Regulate Corporate Media immediately: they are out of self-control: censoring & remaining silent when the National Security State pimps orphaned children to politicians to abuse @WILL and they will continue to do so, with deep state actors, by any means available, especially today via computerised algorithmic methods: the N.S.S. includes pimping your children to be dispatched to war on corporate others behalf & against anybody who dares question the fanatical fascism of the national security state … Censorship is Suicide of all values anybody ever dreamed of attaining, individually, and it undermines the very foundations of Law, including Scientific Law. Words simply fail me, other than: stop funding corporate fascism &

    ‘Free Julian Assange’ !

  2. Hi Tim. Max Blumenthal of the Grayzone – I was quoting them just two days ago – has been arrested now. See WSWS.

    The illusion of truely independent media is vital to the illusion of democracy. The best opportunity in my lifetime for press regulation came in the wake of the phone hacking scandals. The Cameron Government made a few deprecatory noises then allowed the whole thing to die down. Business as usual.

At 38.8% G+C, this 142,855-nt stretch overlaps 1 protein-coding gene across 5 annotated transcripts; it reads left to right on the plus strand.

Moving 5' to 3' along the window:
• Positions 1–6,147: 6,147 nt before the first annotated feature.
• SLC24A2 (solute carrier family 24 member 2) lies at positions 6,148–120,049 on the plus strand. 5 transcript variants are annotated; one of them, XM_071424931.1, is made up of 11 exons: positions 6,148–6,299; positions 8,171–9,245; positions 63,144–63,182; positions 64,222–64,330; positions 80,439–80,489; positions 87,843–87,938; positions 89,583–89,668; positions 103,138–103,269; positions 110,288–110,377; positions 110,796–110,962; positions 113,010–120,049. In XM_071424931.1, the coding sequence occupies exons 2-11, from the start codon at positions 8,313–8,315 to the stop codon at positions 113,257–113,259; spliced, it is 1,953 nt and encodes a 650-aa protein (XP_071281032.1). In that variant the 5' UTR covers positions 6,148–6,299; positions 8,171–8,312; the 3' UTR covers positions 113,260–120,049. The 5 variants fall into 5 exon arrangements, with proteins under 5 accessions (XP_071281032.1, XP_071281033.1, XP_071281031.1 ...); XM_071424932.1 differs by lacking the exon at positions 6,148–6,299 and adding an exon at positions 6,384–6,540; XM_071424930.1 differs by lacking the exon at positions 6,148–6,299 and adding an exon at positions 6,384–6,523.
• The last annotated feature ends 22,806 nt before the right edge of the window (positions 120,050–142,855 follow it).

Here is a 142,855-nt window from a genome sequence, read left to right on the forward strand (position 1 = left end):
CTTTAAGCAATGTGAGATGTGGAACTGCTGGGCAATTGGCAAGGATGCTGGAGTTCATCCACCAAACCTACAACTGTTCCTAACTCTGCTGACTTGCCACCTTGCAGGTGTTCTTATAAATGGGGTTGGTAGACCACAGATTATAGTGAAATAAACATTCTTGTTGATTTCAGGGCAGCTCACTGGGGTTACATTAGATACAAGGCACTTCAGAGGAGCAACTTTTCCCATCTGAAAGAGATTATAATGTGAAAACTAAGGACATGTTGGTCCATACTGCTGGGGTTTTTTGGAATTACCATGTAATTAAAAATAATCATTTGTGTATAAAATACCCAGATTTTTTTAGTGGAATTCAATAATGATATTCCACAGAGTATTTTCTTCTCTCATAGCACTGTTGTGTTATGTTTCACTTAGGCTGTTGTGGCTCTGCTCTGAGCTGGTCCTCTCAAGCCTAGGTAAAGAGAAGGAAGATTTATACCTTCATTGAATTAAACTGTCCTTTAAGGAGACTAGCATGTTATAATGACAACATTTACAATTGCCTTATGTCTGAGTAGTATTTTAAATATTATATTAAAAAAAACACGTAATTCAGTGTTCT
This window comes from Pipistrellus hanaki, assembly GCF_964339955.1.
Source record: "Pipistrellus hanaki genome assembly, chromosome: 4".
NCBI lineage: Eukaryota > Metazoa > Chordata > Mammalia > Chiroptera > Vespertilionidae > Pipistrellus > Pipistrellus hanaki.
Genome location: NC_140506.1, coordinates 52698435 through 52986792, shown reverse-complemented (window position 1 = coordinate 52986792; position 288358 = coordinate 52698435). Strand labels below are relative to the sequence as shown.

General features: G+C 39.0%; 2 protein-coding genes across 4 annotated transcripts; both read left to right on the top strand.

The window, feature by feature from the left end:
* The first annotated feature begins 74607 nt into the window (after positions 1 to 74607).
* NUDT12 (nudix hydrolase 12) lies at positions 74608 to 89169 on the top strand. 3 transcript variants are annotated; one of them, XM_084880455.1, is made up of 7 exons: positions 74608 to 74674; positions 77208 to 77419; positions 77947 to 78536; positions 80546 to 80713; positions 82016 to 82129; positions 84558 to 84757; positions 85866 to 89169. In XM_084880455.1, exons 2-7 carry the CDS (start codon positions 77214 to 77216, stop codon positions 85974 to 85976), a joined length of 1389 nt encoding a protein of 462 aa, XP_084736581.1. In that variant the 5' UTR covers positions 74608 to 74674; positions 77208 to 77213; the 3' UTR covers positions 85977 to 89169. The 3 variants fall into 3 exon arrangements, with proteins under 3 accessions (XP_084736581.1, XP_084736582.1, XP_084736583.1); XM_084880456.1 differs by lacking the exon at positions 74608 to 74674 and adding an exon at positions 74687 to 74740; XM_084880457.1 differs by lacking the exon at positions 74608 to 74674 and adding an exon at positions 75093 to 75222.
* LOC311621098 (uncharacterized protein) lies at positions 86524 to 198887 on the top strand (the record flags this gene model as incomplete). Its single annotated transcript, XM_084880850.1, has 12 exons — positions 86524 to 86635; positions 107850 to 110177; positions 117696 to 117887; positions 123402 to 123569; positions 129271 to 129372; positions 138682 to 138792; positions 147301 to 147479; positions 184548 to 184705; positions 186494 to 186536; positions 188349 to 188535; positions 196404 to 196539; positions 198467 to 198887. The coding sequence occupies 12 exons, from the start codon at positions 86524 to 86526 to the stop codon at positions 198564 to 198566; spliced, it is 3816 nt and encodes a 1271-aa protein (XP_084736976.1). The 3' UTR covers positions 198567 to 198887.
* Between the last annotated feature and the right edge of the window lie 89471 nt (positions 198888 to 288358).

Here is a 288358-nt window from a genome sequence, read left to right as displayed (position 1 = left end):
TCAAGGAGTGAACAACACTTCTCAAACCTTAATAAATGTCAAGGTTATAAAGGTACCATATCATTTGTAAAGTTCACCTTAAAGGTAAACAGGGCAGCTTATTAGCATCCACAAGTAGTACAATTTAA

• “The illusion of truely independent media is vital to the illusion of democracy.”

      Which presents a problem. What happens when this illusion becomes harder and harder to sustain. That reminds me of one of my favourite Zappa quotes:

      “The illusion of freedom will continue as long as it’s profitable to continue the illusion. At the point where the illusion becomes too expensive to maintain, they will just take down the scenery, they will pull back the curtains, they will move the tables and chairs out of the way and you will see the brick wall at the back of the theater.”

      • The question you pose, George, in your second paragraph has exercised me for years. To anyone who looks into these matters, two things are clear. One is that should our ruling classes be forced to choose between maintaining profits, and maintaining a largely (not entirely) illusory democracy, they’ll without hesitation choose the former. Indeed, given the human capacity for self serving ideologies, they’ll make that choice in the firm belief it is for the greater good.

        The other is that vital to the illusion of democracy is the myth of independent media. Should that myth implode, the first point will kick in. My sense is of our rulers hedging their bets. On the one hand they do what they can to discredit challengers to their monopoly. (A monopoly effected via billionaire ownership, yes, but also by dependence on advertising – so disciplined by market forces – and in a few nations through seemingly independent media like the BBC: reliant on politicians linked in diverse ways, one being the ‘revolving door’, to big capital. Hence the war on ‘fake news’, attacks on social media freedom – in the name of lofty ideals, naturally – and other means of marginalising alternative sources of information.